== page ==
The Frontstretch: Fanning the Flames: Strong Fan Reaction Makes This A Brickyard Backlash by Matt Taliaferro -- Thursday July 31, 2008

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Fanning the Flames: Strong Fan Reaction Makes This A Brickyard Backlash

NASCAR Fan Q & A · Matt Taliaferro · Thursday July 31, 2008

 

Another strong batch of questions from the Frontstretch faithful this week. You’re building steam on the front end of the 17-week stretch to end what is turning into a real Dog & Pony show… as we saw on Sunday afternoon.

Still haven’t asked something? Here’s the link… at this point, you know the drill.

Let’s go ahead and get a couple of the Indy responses out of the way. They were short, to the point, and not the least bit surprising.

Q: Most ridiculous race I’ve ever seen. Is this some sort of unfunny joke? I’m done with this crap. I’ll just read about it here on Monday.
— Disgruntled in Missouri

Q: Goodyear should be held accountable for that “race.” If that is the best they’ve got, then get Firestone or Hoosier in and let them do better. 100 percent Goodyear this time. You can bet I’ll never own another set.
— HemiHead

A: “Disgruntled in Missouri?” What is this, a Dear Abby column? OK, first off, accountability is two-fold here: Goodyear needs to get its shizzle together and bring tires that are compatible to the Car of Tomorrow; that much is obvious. We can’t afford to have another Atlanta or Indianapolis this year. Period.

Secondly, NASCAR is ultimately running the show. Regardless of the spin we heard on Sunday, the sanctioning body is being informed of everything that is happening throughout a given race weekend. NASCAR knew there was a problem, same as Goodyear, and hoped for the best — which was not the proper course of action.

While we’re on NASCAR, the Car of Tomorrow was its baby, and in my estimation is the true culprit in this mess. So, they get another lashing for that.

How does it all add up, you ask? Yes, Indianapolis was a disaster, and no, it couldn’t have happened on a worse weekend. But look on the bright side: As Robin Pemberton reminded us, they’re 14 for 15 at Indy, which is a pretty good batting average!

That last part was sarcasm, folks.

Sorry, disgruntled NASCAR fans … Goodyear has an exclusive contract with NASCAR through the 2012 season.

Moving on, it seems my man Vito Pugliese put everyone in a Caddyshack state of mind this week with his Tuesday article. And after the embarrassment that was the Allstate 400, that’s not necessarily a bad place to be. Read on …

Q: “This isn’t Russia, is it Brian France? Is this Russia?” Because the last time I checked, competition is what the USA and NASCAR were all about. Eliminating that competition by forcing every team to use Goodyear tires is just asking for an Indy-style meltdown. If teams have the option to drive a Toyota or Chevy, they should be able to ride on Bridgestone, Firestone, or Hoosier tires.
— Ty Webb

A: In theory, Mr. Webb, but NASCAR has an exclusive contract with Goodyear that runs through the 2012 season. Goodyear became NASCAR’s one and only rubber buddy after 1994, which happened to be the last time we witnessed — gosh, I love this term — a tire war.

That season, Hoosier and Goodyear both provided tires to individual teams, and the results were about as bad as Al Czervik in an 18-hole match-play round. In a nutshell, each tire manufacturer, in its quest for speed, went riskier and riskier with the compounds — a pattern which resulted in blown tire after blown tire. Not good, but not much different than what we witnessed at Indy or at Charlotte in 2005. NASCAR eventually ran Hoosier out of the series by instituting a tire count rule that it knew Hoosier could not comply with (for the record, Goodyear couldn’t either; but it finally met the requirement once or twice, and by that time, Hooiser had packed up shop and left).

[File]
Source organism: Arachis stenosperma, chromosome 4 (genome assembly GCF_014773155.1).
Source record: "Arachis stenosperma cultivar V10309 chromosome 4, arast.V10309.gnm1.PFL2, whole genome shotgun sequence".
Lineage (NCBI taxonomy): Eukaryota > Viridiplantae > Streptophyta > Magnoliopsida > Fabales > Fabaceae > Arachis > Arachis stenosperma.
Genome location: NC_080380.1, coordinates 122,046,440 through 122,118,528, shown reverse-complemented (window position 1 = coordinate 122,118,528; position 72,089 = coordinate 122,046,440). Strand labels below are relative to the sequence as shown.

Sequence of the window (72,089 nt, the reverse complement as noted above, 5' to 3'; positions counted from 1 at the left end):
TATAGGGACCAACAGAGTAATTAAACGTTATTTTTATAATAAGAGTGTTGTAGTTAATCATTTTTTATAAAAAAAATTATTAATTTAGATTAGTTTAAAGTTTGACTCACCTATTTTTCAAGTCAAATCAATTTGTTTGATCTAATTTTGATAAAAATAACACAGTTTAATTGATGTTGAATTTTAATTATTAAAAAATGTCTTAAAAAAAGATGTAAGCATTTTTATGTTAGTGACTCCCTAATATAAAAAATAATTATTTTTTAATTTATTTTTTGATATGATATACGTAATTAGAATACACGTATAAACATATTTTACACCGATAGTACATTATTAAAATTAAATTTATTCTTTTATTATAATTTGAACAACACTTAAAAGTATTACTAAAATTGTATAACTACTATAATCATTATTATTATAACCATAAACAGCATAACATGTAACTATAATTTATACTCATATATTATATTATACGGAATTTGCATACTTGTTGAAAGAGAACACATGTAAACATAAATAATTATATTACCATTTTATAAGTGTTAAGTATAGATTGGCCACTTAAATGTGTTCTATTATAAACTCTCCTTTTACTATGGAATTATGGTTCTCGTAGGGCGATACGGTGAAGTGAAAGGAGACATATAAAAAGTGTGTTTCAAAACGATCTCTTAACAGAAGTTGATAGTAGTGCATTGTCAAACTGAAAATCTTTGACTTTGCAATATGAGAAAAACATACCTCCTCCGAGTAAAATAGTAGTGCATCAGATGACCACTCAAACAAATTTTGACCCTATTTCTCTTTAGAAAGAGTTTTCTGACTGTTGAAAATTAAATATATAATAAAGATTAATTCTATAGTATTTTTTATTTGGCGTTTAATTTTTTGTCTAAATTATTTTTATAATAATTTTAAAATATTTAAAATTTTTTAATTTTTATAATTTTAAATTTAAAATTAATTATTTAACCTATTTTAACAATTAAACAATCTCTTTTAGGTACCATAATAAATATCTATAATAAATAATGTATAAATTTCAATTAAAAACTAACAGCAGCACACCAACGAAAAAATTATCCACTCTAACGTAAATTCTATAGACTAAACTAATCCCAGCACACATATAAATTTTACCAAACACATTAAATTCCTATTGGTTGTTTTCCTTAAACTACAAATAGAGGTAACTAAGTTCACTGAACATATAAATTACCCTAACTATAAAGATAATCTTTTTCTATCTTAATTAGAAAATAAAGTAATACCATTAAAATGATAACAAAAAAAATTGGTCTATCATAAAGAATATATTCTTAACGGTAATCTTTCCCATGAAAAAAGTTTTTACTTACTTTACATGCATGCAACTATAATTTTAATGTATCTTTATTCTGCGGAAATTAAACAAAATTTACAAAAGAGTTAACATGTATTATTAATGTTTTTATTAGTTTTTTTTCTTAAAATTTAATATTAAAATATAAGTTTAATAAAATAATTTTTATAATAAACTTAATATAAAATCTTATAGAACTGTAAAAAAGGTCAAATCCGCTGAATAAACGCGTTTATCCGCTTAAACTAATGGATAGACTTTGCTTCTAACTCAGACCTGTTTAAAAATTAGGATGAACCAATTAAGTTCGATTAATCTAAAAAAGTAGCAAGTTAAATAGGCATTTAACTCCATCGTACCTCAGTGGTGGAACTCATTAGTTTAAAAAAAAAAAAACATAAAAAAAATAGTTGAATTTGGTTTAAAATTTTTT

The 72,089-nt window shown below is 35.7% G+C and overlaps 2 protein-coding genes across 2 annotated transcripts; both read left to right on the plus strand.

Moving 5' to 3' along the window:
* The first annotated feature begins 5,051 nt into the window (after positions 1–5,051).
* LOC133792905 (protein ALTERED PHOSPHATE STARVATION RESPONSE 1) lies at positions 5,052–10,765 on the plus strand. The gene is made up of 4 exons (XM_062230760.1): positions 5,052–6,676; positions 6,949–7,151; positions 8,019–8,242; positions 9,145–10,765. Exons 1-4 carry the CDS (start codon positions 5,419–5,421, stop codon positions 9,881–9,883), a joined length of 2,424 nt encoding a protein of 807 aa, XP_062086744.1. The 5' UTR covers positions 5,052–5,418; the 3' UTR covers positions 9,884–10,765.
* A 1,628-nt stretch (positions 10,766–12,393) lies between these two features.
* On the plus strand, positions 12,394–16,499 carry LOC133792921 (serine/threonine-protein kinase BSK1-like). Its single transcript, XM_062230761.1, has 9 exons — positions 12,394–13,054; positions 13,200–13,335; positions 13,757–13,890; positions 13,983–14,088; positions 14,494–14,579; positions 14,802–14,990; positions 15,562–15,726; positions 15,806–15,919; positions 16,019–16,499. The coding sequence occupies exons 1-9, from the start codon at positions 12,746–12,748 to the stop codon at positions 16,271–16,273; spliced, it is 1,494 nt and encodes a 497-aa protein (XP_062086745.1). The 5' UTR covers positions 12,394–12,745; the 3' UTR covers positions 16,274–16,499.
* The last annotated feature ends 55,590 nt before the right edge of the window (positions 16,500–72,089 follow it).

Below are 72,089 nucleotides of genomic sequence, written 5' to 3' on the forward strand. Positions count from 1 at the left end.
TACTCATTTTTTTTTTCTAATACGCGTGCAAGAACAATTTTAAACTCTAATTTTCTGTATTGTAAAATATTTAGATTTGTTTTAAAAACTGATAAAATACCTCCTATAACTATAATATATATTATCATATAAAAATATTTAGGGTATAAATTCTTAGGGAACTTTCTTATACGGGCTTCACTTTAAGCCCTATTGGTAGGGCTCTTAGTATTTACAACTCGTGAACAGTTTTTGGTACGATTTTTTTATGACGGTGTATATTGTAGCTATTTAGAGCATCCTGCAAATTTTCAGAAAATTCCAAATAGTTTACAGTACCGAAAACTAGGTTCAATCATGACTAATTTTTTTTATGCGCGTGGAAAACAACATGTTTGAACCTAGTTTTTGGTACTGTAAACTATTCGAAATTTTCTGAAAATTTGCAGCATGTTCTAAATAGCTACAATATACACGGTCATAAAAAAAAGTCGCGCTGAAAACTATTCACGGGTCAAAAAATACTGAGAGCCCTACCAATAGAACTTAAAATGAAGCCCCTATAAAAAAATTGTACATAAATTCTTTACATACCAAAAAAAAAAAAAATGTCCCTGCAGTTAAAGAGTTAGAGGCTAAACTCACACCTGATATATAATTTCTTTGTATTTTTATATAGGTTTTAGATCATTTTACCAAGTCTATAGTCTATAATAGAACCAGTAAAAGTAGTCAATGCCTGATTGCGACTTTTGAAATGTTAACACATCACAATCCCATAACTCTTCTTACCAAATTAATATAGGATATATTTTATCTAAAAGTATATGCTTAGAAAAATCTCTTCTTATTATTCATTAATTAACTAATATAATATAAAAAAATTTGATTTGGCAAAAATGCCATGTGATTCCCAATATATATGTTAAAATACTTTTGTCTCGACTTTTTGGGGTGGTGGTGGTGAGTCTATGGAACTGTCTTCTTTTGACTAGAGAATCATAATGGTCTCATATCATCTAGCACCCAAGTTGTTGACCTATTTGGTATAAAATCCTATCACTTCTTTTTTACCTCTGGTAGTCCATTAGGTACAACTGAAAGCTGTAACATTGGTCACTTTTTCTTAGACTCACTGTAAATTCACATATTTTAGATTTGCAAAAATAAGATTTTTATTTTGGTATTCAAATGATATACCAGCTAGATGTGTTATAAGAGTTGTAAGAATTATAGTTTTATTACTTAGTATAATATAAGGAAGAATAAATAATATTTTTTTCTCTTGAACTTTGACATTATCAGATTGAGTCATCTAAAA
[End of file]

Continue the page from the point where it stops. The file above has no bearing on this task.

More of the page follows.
Anyway Ty, Hoosier has no interest, from what I’ve heard, in getting back into NASCAR’s three touring series — and with a contract in place it seems unlikely any other tire company will be getting in the game before 2013. Of course, Jamie McMurray and Kurt Busch could recommend some lawyers that are pros at getting contracts broken. But that’s old news.

Now, how ‘bout a Fresca?

Q: Six of the last 10 Brickyard winners have gone on to win the Cup title [Jimmie Johnson in 2006, Tony Stewart in 2005, Jeff Gordon in 2001 and 1998, Bobby Labonte in 2000, and Dale Jarrett in 1999]. Do you think that trend will continue this year with Jimmie? Wouldn’t that be a classic moment in Chase history, for Kyle Busch to get screwed out of a championship after one of the great seasons in recent memory. — Rowdy Rush

A: It’s certainly not out of the question that Johnson and Chad Knaus get hot once again and go three-fer thanks to NASCAR’s Chase format. To this point, Kyle Busch is without a doubt the most deserving of the Cup, but we still have 16 races to go, which gives Johnson or a guy like Carl Edwards plenty of time to rip off a few more wins of their own.

But let’s say Johnson or a wildcard like Matt Kenseth — who may get one or two wins max — sneak up and win the Chase based on consistency. That’d prove once and for all that NASCAR’s jimmied-up Chase is more about TV ratings (in theory) than crowning a rightful champ.

I think we all would like to see a deserving champion crowned each year, and that is where many fan’s issues with NASCAR’s engineered playoff format begin. But admittedly, I also partied as hard as a fifth grader could when ol’ DW, with all of three wins, beat Awesome Bill and his 11 triumphs for the championship in 1985. Yep, Big K Cola and Pop Rocks all Sunday long on that chilly November afternoon…

Q: As for the NASCAR dyno testing of the different motors, why isn’t an independent source doing it? We have different numbers from different sources, [so] who do we believe?

It is getting harder and harder to trust NASCAR, seeing their main interest is raking in money. In most sports, they promote the team or player that bring in the crowds, and it seems NASCAR is doing the same.

If Toyota has too much power in the Nationwide Series, doesn’t it make sense they have too much in the Sprint Cup Series? I would like independent timing and inspections. — Robert Beane